The mid-term exam will be short-answer and identification of concepts, phenomena and terminology in Bonvillian, Lakoff & Johnson and introduced in class. 30% of your course grade
The final exam will cover all of the material in the course. 40% of your course grade
Instead of a final exam, students may analyze the text of a dialogue using concepts introduced in the course. The dialogue must be ‘natural’ (recorded, not fictional or authored), chosen in consultation with the instructor before the end of February, and posted on the Blackboard for the course, where you will also place your analysis. Note that this is a public document on which you will be able to receive feedback from others in the class.
Consistent attendance and timely completion of assignments is expected. Material introduced in class that is not in the texts will be on the exams, and late assignments (the diaries) will be graded down one-half letter grade the first day, one letter grade thereafter.
What's in a name? The “parts of speech” Bonvillian, ch. 1
I. FORMAL PATTERNING & SEMANTIC CONTENT
Formal properties: phonology, morphology. Bonvillian, ch. 2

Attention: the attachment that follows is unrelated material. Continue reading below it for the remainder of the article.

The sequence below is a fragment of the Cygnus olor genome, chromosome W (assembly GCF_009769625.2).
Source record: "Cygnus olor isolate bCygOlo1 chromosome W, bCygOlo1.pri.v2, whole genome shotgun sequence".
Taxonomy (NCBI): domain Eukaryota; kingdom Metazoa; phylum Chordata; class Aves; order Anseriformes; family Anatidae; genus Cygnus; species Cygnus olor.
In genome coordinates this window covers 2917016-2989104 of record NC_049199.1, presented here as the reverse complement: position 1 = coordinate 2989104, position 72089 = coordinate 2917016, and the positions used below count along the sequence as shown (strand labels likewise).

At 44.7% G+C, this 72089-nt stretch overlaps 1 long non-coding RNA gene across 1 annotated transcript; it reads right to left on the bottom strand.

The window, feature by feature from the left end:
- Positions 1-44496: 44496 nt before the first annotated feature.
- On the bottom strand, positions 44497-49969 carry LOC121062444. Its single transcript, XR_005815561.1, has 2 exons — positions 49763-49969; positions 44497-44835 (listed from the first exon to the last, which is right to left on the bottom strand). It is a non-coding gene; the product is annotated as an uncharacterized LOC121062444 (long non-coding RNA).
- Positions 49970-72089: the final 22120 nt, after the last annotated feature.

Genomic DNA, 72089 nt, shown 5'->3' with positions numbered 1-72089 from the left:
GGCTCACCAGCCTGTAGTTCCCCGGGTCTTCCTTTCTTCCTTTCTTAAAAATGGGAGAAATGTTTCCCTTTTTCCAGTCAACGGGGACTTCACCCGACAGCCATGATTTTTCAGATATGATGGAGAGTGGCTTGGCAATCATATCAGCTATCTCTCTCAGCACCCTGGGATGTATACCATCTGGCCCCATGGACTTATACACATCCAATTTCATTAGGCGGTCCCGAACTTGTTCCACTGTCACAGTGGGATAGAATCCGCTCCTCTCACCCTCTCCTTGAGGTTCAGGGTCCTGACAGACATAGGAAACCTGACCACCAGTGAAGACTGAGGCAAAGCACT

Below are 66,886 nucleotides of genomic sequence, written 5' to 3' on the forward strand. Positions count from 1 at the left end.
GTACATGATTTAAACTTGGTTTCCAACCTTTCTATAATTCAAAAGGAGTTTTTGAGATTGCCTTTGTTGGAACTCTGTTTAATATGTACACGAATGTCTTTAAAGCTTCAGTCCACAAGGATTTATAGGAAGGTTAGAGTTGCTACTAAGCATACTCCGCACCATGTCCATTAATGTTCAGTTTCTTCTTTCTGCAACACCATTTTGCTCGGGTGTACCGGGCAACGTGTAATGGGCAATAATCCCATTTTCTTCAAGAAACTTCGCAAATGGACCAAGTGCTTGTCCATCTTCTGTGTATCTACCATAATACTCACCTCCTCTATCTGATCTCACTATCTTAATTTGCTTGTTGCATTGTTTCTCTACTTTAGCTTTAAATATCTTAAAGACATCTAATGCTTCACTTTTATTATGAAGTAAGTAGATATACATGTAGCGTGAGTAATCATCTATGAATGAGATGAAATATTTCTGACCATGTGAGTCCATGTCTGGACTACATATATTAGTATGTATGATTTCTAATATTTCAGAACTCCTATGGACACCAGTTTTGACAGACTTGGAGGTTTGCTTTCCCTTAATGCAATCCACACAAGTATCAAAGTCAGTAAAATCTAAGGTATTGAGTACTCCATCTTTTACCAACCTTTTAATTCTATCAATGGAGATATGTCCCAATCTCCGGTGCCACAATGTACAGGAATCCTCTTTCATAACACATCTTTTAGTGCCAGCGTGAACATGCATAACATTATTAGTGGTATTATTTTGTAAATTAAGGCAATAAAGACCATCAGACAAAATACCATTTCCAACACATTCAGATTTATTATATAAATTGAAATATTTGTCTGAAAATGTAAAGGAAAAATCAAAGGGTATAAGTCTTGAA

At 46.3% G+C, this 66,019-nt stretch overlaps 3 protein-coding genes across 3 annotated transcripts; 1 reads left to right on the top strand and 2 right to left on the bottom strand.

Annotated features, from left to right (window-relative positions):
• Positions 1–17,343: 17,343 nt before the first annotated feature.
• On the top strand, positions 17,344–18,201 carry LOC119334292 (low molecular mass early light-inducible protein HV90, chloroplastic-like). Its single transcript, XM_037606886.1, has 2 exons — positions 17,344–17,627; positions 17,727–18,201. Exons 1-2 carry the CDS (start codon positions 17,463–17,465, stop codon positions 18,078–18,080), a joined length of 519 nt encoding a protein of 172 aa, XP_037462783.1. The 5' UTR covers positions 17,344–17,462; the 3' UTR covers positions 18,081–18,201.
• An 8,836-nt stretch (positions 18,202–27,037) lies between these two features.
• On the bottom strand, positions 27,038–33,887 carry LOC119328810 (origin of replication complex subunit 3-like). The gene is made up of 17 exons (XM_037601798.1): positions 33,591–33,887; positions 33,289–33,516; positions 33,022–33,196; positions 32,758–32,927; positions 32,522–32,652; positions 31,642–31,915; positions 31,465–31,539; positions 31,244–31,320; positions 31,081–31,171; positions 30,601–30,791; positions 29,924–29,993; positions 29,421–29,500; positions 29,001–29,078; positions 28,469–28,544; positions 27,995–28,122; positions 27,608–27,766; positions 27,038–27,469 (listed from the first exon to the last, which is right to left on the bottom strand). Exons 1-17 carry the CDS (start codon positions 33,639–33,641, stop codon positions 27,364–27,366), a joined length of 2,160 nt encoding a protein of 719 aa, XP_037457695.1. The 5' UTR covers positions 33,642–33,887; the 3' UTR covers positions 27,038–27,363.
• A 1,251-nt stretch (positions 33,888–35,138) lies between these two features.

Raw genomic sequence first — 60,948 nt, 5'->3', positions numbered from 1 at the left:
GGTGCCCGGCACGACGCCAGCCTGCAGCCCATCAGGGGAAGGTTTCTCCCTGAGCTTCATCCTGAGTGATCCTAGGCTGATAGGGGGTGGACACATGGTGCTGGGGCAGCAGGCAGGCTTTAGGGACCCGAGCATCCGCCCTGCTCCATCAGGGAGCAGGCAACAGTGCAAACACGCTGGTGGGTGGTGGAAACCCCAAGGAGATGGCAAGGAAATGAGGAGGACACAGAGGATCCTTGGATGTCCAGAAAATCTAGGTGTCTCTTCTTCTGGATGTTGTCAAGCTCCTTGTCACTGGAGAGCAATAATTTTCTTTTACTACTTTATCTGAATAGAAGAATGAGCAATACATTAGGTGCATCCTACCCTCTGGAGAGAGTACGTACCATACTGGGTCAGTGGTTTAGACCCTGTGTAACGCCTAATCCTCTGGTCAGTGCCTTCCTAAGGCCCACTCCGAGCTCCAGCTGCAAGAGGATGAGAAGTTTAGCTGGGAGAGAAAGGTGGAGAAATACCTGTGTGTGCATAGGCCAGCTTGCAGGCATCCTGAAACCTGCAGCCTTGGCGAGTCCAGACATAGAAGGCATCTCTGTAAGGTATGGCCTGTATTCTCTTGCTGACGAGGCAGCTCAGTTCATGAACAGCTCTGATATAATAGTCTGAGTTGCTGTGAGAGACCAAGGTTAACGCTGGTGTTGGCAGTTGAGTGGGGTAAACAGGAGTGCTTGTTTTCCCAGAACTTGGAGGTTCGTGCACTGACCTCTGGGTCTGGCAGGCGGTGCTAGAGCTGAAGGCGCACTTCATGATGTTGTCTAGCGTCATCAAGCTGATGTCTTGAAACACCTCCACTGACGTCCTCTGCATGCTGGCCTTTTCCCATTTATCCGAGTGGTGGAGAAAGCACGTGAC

- On the Blackboard (Course Documents): Points of Articulation in American English, Consonantal Phonemes of English, Vowel Phonemes of English
Syntax, Semantics & modeling the mind. Bonvillian, ch. 2
President’s Inauguration. NO CLASS
Non-verbal communication. Bonvillian, ch. 2
Meaning in Language: Categories & the Linguistics of Labeling. Bonvillian Ch 3. (Diaries for January due)
Meaning in Language: Metaphors, “Extended” Meaning. Lakoff & Johnson (all)
From Language to Speech: Doing Things with Words. Bonvillian, ch. 4 – 5
- On the Blackboard (Course Documents): Religious Rhetoric in Political Oratory
Sociolinguistics: Language ‘marking’ - class & race. Bonvillian, Ch 6
“Administrative Monday” NO CLASS
Review (Diaries for February due)
Speech to Experience: Gender-marked speech. Bonvillian, ch. 7, Tannen (all)
Expressing Inner States in Social Interaction
- On the Blackboard (Course Documents) “Emotion and Sincerity in Persian Discourse”
Language Learning & Communicative Competence. Bonvillian 9-10 (Diaries for March due)
- On the Blackboard (Course Documents): Before “like” there was “OK”
Narrative Speech / Telling Stories / Folklore
- On the Blackboard (Course Documents): "A sojourner's truth," “In vain, I tried to tell you”
Multilingual Idealities: Speech Communities & Language Ideologies. Bonvillian 11-12
- On the Blackboard (Course Documents): “Language Ideology & Linguistic Differentiation”
Multilingual Realities: Code-switching, Code-mixing, Creoles & Pidgins. Bonvillian 12
- On the Blackboard (Course Documents): "Hasta la vista, baby! Southwest Anglo-Spanish”